The plug portion 21 of the gasket 20 comprises the upper end thereof and is of an outer diameter substantially equal to the inner diameter of the hollow open end 18 of the piston 17. An external cylindrical ring 22 on the plug portion 21 is of a diameter equal of the inner diameter of the groove 19 and is shaped complementary to the groove. A hollow 23 is formed in the upper end of the plug 21 so that the upper end of the plug can be collapsed to permit the plug 21 to be inserted through the open end 18 of the piston until the ring 22 seats in the groove 19. A thermo setting plastic substance 24 of any conventional type may be used to fill the hollow 23, and once the substance 24 sets in the hollow 23, the ring 22 is securely locked in the groove 19 so that the plug 21 cannot be removed from the piston. Plaster of Paris or other substance which sets upon hardening may be used for the substance 24. The substance 24 is characterized by the fact that it is fluid initially and then sets up hard after treatment, such treatment being heat treatment, aging, wetting and evaporation, etc.

Below the open end 18 of the piston, the gasket 20 has an enlarged portion 26 having a diameter substantially equal to that of piston 17. The lower end 27 of portion 26 is flat and transverse to the axis of the piston 17. Below portion 26 is a groove 28 formed in the cylindrical outer surface of the gasket external of piston 17. Below groove 28 the outer diameter of the enlarged portion or blade 26 is substantially equal to the inner diameter of the barrel 11 so that there is a tight fit between the gasket 20 and the barrel 11 to insure proper intake and expulsion of fluid. The shape of the groove shown in Fig. 1 comprises a V-shaped groove 28 in the cylindrical outer diameter of the enlarged portion 26 of the gasket 20.

The gasket 20 is formed of a flexible, resilient substance such as silicone gum rubber, neoprene, chlorosulfonated polyethylene or other suitable material. One of the characteristics of such material is that they can withstand the high temperature required for sterilizing the syringe without losing its resiliency. Another characteristic of the material is the fact that it is not aifected by the solvents or other ingredients employed in hypodermic syringe fluid.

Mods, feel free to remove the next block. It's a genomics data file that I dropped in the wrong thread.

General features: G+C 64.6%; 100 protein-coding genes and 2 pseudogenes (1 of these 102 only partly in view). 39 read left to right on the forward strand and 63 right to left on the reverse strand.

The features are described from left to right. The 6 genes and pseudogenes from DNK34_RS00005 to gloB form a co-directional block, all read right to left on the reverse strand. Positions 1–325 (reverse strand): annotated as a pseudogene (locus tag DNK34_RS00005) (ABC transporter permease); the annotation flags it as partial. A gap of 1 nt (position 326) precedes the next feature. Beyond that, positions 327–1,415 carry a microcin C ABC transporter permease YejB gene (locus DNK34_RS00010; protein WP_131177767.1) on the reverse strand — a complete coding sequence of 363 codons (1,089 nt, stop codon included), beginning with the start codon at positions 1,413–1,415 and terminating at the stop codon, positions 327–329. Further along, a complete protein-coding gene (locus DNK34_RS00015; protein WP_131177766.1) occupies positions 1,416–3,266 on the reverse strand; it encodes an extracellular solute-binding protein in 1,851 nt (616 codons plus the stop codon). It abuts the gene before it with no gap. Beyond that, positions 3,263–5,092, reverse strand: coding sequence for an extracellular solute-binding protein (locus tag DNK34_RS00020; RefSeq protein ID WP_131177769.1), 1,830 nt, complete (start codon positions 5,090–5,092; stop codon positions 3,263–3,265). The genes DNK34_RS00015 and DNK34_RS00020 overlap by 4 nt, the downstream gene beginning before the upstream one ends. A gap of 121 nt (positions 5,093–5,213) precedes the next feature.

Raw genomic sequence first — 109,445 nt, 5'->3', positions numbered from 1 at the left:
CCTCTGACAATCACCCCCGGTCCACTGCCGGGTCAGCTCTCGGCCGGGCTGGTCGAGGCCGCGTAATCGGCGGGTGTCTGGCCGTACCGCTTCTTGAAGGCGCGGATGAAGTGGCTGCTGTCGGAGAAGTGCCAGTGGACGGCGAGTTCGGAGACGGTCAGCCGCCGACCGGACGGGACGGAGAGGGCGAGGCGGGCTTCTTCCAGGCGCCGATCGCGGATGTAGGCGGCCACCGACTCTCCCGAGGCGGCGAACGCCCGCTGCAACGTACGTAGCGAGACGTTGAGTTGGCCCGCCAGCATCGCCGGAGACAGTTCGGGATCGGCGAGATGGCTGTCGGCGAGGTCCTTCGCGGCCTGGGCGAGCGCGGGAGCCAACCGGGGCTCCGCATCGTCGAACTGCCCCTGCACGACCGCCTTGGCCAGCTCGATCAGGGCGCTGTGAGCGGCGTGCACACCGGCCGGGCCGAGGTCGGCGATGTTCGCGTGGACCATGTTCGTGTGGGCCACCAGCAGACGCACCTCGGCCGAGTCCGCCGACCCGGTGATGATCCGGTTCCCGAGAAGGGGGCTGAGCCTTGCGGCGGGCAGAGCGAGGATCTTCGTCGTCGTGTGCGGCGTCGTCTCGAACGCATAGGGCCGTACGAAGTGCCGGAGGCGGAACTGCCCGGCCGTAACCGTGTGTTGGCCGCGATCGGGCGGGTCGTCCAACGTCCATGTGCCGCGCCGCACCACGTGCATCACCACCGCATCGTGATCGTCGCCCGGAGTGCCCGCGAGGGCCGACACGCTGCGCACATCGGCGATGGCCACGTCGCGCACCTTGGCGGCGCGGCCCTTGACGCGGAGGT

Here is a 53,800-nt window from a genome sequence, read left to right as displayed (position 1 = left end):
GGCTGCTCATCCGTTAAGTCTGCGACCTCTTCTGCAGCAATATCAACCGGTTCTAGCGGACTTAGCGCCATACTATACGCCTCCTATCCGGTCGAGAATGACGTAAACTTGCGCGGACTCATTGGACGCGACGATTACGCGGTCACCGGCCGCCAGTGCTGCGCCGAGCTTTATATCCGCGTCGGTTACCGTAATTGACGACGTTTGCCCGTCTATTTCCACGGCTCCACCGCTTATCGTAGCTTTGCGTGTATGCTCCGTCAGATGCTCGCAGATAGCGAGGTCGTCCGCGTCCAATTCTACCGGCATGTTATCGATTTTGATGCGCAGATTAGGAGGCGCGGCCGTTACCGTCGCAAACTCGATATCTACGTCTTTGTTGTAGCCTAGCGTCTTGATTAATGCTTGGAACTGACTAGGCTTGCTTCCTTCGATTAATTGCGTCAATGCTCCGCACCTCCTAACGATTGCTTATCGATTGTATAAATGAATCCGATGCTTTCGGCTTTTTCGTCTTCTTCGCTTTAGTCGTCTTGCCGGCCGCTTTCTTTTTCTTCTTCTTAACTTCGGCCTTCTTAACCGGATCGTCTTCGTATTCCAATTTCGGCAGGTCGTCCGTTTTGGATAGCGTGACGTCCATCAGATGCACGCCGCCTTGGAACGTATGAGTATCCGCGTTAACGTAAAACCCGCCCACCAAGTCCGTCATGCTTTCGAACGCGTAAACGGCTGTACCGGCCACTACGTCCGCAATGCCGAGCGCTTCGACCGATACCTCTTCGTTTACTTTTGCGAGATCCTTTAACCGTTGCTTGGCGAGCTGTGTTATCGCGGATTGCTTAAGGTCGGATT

The upper end of the piston 17 is provided with an enlarged cap 29 which is shaped so that it may conveniently be grasped by the fingers of the user and which is so positioned that when the cap 29 seats against the upper end of the barrel 11 the end 27 of the gasket 20 is substantially in contact with the end 13 of the barrel. As illustrated in Fig. l, the cap 29 may be removable from the hollow piston 17 by the provision of screw threads 31 on the cap and upper end of the piston, Thus, the hollow 32 in the piston may be used for storage of needles 33 or the like.

In Fig. 2, a somewhat modified form of gasket 20a is illustrated. A first V-shaped groove 36 is formed in the enlarged lower end 26 of the gasket 20a, the gasket 20:: above the groove 36 being of the diameter substantially equal to the diameter of the piston 17. A second V- shaped groove 37 is formed below the groove 36 of substantially the same size and shape. Thus, a flexible, resilient blade 38 is provided between the two grooves 36 and 37 having an external diameter such as to engage the interior wall of the barrel 11 securely. Below the groove 37 is the enlarged diameter portion 39 which provides a second blade 39 similar to the blade 38. As will be seen from the accompanying drawings, the difference between the gaskets shown in Figs. 1 and 2 is the provision of two blades 38 and 39 to replace the single blade shown in Fig. 1. In other respects the two syringes are substantially identical.

As illustrated in Fig. 3, no grooves corresponding to the grooves 28, 36 and 37 of the previous modifications are employed. Below the open end 18 of the piston 17, the gasket 2% employs a portion 41 which has a diameter substantially equal to the external diameter of the piston 17i. e., slightly less than the inner diameter of the barrel 11. Below the portion 41 is an enlarged diameter portion 42 which has an external diameter such that a firm contact is created between the portion 42 and the inside diameter of the barrel 11.

In Fig. 4, another modified form of gasket 20c is employed. In such gasket the portion 43 immediately below the open end 18 of the piston 17 is of a diameter substantially equal to the external diameter of the piston 17 and hence slightly less than the internal diameter of the barrel 11. Immediately below the portion 43 is a first blade 44 which is of a diameter such as to create a firm contact against the internal diameter of the barrel 11, the first blade 44 being an annular ring around the enlarged portion 26 of the gasket 20c. Below the first blade 44 is a groove 46 which is square in cross-section having a depth such that the bottom of the groove has a diameter substantially equal to the portion 43. Below the groove 46 is a second blade 47 having a diameter substantially equal to that of the first blade 44 and being generally similar thereto. Thus, the blades 44 and 47 cooperate to secure proper action of the gasket to seal the piston 17 and barrel 11.